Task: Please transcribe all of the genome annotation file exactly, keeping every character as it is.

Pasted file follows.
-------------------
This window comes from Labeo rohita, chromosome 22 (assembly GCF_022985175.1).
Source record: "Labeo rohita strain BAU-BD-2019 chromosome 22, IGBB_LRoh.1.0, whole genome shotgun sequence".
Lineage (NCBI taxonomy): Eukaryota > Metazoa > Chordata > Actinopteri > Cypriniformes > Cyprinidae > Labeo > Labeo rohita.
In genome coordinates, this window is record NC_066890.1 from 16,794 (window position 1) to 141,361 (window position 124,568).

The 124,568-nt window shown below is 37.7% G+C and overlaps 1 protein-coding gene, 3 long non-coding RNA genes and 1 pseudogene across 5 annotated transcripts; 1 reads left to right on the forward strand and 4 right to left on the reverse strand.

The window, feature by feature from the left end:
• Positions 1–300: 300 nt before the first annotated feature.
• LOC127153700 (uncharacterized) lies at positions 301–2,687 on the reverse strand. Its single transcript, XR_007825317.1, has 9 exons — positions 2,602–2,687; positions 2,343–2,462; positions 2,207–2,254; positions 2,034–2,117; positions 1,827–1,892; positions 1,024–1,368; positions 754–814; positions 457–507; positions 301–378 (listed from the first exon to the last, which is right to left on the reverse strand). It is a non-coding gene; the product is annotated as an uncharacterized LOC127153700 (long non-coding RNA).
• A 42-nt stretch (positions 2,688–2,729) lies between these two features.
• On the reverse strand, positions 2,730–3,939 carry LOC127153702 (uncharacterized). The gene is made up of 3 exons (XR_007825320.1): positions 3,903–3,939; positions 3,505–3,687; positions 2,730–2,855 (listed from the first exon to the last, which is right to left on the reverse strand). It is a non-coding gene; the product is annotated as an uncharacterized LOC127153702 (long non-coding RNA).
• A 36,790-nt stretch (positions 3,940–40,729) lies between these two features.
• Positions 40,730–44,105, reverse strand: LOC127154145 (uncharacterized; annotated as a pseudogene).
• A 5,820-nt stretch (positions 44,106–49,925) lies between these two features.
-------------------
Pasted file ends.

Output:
This window comes from Labeo rohita, chromosome 22 (assembly GCF_022985175.1).
Source record: "Labeo rohita strain BAU-BD-2019 chromosome 22, IGBB_LRoh.1.0, whole genome shotgun sequence".
Lineage (NCBI taxonomy): Eukaryota > Metazoa > Chordata > Actinopteri > Cypriniformes > Cyprinidae > Labeo > Labeo rohita.
In genome coordinates, this window is record NC_066890.1 from 16,794 (window position 1) to 141,361 (window position 124,568).

The 124,568-nt window shown below is 37.7% G+C and overlaps 1 protein-coding gene, 3 long non-coding RNA genes and 1 pseudogene across 5 annotated transcripts; 1 reads left to right on the forward strand and 4 right to left on the reverse strand.

The window, feature by feature from the left end:
• Positions 1–300: 300 nt before the first annotated feature.
• LOC127153700 (uncharacterized) lies at positions 301–2,687 on the reverse strand. Its single transcript, XR_007825317.1, has 9 exons — positions 2,602–2,687; positions 2,343–2,462; positions 2,207–2,254; positions 2,034–2,117; positions 1,827–1,892; positions 1,024–1,368; positions 754–814; positions 457–507; positions 301–378 (listed from the first exon to the last, which is right to left on the reverse strand). It is a non-coding gene; the product is annotated as an uncharacterized LOC127153700 (long non-coding RNA).
• A 42-nt stretch (positions 2,688–2,729) lies between these two features.
• On the reverse strand, positions 2,730–3,939 carry LOC127153702 (uncharacterized). The gene is made up of 3 exons (XR_007825320.1): positions 3,903–3,939; positions 3,505–3,687; positions 2,730–2,855 (listed from the first exon to the last, which is right to left on the reverse strand). It is a non-coding gene; the product is annotated as an uncharacterized LOC127153702 (long non-coding RNA).
• A 36,790-nt stretch (positions 3,940–40,729) lies between these two features.
• Positions 40,730–44,105, reverse strand: LOC127154145 (uncharacterized; annotated as a pseudogene).
• A 5,820-nt stretch (positions 44,106–49,925) lies between these two features.